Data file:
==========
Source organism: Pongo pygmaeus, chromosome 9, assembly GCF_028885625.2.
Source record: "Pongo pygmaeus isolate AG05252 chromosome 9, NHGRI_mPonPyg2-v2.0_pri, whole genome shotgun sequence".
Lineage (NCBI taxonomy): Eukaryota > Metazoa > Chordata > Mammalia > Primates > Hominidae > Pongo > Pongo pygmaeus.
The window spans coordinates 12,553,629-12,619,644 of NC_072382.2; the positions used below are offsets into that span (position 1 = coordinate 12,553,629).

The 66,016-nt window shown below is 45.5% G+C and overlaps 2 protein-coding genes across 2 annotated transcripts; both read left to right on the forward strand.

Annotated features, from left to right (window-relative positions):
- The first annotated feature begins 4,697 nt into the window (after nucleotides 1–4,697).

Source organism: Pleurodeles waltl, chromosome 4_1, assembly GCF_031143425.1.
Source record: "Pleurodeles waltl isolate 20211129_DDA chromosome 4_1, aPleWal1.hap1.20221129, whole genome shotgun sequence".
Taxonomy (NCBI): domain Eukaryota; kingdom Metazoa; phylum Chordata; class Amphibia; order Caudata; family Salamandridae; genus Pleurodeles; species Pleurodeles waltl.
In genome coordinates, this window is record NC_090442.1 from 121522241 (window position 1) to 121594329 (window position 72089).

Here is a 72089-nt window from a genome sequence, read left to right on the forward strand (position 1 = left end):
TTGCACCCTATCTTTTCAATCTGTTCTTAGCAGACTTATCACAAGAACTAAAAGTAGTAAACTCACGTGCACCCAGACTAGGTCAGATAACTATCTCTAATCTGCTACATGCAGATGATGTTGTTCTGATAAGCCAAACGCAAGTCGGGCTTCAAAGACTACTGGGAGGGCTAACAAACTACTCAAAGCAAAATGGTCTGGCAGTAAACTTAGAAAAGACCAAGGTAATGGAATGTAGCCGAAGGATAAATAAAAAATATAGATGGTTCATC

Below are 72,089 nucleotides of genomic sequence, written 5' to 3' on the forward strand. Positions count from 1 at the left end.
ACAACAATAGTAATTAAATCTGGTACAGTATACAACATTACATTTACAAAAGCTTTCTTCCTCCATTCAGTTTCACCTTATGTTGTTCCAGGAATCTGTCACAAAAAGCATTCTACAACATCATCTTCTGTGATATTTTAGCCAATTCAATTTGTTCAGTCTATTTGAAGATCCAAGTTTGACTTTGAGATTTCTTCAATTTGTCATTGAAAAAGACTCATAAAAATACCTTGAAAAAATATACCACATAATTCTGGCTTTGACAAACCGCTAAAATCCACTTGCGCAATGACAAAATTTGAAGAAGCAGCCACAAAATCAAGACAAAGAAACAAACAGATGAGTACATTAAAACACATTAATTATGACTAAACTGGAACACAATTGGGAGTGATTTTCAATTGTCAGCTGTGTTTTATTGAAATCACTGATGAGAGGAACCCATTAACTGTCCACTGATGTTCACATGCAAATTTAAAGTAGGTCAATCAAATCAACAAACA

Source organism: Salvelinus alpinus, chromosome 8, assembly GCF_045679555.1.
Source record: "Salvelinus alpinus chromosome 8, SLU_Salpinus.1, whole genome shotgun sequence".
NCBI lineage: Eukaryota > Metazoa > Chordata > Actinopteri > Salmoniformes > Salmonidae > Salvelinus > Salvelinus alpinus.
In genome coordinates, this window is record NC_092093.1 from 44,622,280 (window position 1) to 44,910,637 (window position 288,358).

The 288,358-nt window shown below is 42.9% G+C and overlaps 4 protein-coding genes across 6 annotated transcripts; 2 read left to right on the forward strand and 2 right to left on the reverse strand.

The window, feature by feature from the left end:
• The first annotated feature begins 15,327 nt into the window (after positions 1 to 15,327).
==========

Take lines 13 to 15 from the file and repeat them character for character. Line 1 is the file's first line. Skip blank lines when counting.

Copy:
TTGCACCCTATCTTTTCAATCTGTTCTTAGCAGACTTATCACAAGAACTAAAAGTAGTAAACTCACGTGCACCCAGACTAGGTCAGATAACTATCTCTAATCTGCTACATGCAGATGATGTTGTTCTGATAAGCCAAACGCAAGTCGGGCTTCAAAGACTACTGGGAGGGCTAACAAACTACTCAAAGCAAAATGGTCTGGCAGTAAACTTAGAAAAGACCAAGGTAATGGAATGTAGCCGAAGGATAAATAAAAAATATAGATGGTTCATC

Below are 72,089 nucleotides of genomic sequence, written 5' to 3' on the forward strand. Positions count from 1 at the left end.
ACAACAATAGTAATTAAATCTGGTACAGTATACAACATTACATTTACAAAAGCTTTCTTCCTCCATTCAGTTTCACCTTATGTTGTTCCAGGAATCTGTCACAAAAAGCATTCTACAACATCATCTTCTGTGATATTTTAGCCAATTCAATTTGTTCAGTCTATTTGAAGATCCAAGTTTGACTTTGAGATTTCTTCAATTTGTCATTGAAAAAGACTCATAAAAATACCTTGAAAAAATATACCACATAATTCTGGCTTTGACAAACCGCTAAAATCCACTTGCGCAATGACAAAATTTGAAGAAGCAGCCACAAAATCAAGACAAAGAAACAAACAGATGAGTACATTAAAACACATTAATTATGACTAAACTGGAACACAATTGGGAGTGATTTTCAATTGTCAGCTGTGTTTTATTGAAATCACTGATGAGAGGAACCCATTAACTGTCCACTGATGTTCACATGCAAATTTAAAGTAGGTCAATCAAATCAACAAACA